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M is for Mount Grace Priory

image Determined to visit another region of the UK for the A-Z Challenge, M has been achieved by visiting MOUNT GRACE PRIORY in North Yorkshire. We packed up the car full of our camping gear and excitedly headed North in the first week of the school summer holidays!

And what a wonderfully tranquil, fascinating visit Mount Grace Priory is. In a superb setting, you can only begin to imagine how much of a solace from every day life the 14th Century Carthusian Monks that established the medieval Charterhouse must have found at Mount Grace. Although interesting as the Manor House is that you first enter as you visit the site, for us the real interest lay in the ruins of the Priory.

A victim of the 16th century Henry VIII Reformation destruction of the monasteries, Mount Grace still provides a perfect glimpse of the majority of the chapel, the monks cells (with Cell 8 reconstructed as was so that you can picture a monks simple, spiritually led life) and some of the outbuildings. What we also enjoyed was picturing the cloister around which the monks walked in contemplation. Also fascinating was the lengths that the monks went to to ensure a fresh water supply and excellent plumbing – the supply houses can still be seen nestled in the trees in the hillside!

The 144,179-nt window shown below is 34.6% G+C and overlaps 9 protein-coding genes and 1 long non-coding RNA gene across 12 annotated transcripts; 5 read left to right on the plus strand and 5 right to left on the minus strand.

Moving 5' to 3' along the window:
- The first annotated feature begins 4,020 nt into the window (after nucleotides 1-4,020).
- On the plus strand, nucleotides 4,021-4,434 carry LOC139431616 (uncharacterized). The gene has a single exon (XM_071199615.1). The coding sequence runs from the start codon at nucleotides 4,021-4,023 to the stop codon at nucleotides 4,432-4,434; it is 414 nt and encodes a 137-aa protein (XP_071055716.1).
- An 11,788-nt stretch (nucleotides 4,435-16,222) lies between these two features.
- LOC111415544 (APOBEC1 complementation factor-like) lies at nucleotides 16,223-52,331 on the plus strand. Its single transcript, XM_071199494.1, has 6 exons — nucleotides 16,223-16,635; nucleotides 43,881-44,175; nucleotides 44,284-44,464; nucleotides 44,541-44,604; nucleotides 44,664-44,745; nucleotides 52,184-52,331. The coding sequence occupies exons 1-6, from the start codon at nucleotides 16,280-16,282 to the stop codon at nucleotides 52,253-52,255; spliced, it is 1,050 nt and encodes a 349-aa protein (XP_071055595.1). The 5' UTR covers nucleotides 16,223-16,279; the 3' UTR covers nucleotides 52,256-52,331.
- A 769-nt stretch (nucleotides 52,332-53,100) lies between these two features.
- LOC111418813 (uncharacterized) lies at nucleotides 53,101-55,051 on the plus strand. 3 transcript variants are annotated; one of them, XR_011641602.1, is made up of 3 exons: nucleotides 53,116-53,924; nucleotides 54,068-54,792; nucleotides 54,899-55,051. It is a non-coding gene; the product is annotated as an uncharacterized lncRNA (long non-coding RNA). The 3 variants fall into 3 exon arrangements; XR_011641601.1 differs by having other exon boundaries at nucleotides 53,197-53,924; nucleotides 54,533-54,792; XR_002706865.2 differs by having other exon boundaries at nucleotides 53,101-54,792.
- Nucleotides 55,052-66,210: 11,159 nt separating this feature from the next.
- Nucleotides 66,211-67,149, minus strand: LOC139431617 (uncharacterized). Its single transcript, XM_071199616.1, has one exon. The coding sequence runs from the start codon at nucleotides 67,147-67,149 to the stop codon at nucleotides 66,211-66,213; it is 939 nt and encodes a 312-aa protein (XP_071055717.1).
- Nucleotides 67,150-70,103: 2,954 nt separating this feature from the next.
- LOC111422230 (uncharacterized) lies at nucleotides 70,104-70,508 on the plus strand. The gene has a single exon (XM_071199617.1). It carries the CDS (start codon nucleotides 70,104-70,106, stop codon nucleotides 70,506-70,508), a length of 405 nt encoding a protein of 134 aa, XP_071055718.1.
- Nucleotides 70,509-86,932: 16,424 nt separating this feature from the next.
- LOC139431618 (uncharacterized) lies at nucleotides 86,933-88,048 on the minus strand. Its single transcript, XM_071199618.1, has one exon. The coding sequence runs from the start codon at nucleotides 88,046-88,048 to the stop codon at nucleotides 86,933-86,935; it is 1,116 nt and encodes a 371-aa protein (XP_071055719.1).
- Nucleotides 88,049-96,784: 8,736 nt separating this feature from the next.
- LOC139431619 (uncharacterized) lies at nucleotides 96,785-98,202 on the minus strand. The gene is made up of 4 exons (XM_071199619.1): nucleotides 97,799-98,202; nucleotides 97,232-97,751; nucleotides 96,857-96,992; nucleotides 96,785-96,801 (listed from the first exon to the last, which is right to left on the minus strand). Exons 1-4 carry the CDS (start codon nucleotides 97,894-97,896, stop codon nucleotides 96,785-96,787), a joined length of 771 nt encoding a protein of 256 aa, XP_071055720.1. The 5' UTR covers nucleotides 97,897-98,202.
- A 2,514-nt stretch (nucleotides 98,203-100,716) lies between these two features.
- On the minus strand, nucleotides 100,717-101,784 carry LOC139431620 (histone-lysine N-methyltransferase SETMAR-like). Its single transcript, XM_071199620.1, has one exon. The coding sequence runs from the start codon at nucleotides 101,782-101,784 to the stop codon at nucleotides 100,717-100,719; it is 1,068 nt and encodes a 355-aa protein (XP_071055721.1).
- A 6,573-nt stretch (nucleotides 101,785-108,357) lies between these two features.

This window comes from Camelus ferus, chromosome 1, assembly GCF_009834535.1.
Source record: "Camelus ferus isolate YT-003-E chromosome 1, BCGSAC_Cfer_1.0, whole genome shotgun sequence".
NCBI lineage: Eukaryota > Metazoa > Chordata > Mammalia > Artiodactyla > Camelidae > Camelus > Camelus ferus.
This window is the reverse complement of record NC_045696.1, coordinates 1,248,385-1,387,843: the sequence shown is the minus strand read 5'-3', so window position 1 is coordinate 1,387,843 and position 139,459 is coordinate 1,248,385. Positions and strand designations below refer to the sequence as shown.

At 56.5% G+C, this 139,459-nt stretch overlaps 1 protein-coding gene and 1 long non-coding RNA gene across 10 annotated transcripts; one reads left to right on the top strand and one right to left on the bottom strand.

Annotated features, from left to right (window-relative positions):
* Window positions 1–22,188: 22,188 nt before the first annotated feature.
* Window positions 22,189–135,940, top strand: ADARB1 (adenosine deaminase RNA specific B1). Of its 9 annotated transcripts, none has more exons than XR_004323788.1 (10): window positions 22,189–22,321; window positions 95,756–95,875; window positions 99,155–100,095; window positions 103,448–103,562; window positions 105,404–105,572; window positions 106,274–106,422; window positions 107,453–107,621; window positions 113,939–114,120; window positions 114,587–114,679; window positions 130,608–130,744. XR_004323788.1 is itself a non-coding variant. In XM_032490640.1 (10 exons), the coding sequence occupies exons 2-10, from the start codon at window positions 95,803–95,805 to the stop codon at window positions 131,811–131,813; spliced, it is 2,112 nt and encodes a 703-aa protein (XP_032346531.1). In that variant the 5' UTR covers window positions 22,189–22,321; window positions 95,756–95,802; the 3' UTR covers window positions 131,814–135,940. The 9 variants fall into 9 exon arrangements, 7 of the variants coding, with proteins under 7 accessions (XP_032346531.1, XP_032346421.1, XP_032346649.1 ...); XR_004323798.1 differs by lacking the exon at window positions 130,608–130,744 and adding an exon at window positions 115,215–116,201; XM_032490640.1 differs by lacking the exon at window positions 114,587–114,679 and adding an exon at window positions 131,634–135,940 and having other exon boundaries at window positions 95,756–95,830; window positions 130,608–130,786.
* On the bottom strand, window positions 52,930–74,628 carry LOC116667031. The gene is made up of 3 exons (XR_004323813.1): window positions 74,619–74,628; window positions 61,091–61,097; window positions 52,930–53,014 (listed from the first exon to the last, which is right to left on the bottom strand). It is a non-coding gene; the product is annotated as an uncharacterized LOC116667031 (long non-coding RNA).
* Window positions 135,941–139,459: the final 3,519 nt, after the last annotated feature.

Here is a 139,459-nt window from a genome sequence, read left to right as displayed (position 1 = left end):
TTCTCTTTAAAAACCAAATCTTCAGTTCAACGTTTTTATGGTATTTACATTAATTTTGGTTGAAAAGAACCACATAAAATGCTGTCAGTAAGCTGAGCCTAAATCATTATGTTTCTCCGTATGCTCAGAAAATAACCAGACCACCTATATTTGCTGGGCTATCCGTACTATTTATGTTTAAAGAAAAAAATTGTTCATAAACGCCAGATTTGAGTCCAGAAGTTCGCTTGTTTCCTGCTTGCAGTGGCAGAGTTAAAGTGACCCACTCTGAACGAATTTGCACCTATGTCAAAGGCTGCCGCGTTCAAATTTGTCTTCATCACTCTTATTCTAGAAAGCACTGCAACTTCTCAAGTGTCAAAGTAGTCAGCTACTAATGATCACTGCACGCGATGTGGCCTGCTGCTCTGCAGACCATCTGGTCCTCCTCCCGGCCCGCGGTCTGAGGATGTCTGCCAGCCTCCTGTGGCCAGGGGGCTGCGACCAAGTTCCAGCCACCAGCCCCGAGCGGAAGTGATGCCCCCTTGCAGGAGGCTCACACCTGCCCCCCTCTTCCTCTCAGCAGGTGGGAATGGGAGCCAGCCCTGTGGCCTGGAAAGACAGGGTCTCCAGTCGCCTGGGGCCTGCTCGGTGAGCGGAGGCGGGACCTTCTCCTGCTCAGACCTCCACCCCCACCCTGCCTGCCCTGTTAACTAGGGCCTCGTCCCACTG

image Perfectly preserved alongside many of the cell doors were the feeding holes used by the monks who largely lived a hermit style life. Living in solitude, each monk occupied his own cell and came into contact with others in the chapel only for the night time praying hours, Sundays and feast-days. They were a silent order with a vegetarian diet, which consisted of crops grown by their ‘work’, tending their private garden within each cell.

We spent a good few hours at Mount Grace Priory and really enjoyed ourselves. As we’ve said a few times already, if we weren’t doing the 2014 A-Z Challenge, it’s unlikely that we would have visited Mount Grace with the kids this year. And what a fun experience and living lesson in history for the kids we would have missed. Great stuff – a visit we would recommend.

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